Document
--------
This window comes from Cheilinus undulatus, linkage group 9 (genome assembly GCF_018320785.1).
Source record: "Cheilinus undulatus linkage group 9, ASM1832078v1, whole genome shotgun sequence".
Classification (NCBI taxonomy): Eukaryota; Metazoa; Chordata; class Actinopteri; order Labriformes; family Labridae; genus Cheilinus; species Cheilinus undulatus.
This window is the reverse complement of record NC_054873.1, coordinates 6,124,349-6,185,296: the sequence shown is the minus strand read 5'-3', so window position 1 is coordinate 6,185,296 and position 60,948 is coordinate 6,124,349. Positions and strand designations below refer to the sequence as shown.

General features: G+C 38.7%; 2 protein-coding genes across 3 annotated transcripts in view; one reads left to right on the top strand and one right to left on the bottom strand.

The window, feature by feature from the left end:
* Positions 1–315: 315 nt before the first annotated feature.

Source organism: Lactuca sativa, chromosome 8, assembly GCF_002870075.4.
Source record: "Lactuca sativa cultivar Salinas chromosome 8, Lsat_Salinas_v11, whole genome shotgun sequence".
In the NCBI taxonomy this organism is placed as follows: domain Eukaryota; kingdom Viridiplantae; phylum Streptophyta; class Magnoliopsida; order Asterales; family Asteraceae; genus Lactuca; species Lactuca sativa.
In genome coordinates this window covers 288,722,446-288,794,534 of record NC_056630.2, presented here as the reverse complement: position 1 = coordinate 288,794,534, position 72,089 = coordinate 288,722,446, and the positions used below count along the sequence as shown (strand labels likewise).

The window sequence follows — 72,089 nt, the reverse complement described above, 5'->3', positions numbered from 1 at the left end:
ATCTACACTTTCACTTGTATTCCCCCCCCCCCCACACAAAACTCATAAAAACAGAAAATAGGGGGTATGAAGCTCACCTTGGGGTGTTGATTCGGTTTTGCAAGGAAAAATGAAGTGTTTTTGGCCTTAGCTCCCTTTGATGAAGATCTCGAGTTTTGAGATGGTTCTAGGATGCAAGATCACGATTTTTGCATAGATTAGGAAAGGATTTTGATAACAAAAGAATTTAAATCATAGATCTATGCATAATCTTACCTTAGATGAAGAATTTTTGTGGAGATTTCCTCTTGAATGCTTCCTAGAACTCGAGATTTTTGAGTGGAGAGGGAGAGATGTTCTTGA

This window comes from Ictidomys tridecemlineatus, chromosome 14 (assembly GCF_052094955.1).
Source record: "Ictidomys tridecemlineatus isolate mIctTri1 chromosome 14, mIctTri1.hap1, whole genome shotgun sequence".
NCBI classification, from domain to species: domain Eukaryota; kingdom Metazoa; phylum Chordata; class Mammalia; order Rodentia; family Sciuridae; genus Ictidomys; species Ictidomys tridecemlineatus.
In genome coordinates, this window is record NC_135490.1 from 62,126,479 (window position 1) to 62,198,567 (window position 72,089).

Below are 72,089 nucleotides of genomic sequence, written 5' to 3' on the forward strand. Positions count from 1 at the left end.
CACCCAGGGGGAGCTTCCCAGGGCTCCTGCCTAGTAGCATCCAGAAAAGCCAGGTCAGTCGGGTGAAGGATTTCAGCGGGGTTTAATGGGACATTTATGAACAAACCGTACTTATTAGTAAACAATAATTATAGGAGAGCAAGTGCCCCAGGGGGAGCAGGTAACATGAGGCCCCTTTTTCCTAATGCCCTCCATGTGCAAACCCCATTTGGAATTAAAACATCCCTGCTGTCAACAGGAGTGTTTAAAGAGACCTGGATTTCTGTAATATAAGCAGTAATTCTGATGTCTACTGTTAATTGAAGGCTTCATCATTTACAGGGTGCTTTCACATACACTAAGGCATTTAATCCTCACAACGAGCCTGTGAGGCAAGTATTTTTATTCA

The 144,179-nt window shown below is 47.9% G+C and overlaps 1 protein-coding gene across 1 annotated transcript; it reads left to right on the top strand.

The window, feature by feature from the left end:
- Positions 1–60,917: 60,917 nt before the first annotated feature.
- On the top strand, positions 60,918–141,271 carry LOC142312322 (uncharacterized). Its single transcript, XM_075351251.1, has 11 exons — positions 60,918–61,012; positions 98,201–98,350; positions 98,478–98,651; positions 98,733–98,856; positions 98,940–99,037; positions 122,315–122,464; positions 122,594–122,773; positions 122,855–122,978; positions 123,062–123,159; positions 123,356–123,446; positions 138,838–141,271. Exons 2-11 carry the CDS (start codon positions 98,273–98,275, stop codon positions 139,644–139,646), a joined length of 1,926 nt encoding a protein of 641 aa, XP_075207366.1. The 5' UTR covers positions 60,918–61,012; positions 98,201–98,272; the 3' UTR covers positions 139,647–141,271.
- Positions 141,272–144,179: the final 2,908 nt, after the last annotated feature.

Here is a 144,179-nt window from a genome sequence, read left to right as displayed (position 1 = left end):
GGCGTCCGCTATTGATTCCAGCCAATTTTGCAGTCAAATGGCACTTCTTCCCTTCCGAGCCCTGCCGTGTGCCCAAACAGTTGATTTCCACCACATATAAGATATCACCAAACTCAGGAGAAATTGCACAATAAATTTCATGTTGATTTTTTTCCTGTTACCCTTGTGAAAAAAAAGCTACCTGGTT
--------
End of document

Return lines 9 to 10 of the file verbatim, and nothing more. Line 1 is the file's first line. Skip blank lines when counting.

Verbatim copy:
Source record: "Lactuca sativa cultivar Salinas chromosome 8, Lsat_Salinas_v11, whole genome shotgun sequence".
In the NCBI taxonomy this organism is placed as follows: domain Eukaryota; kingdom Viridiplantae; phylum Streptophyta; class Magnoliopsida; order Asterales; family Asteraceae; genus Lactuca; species Lactuca sativa.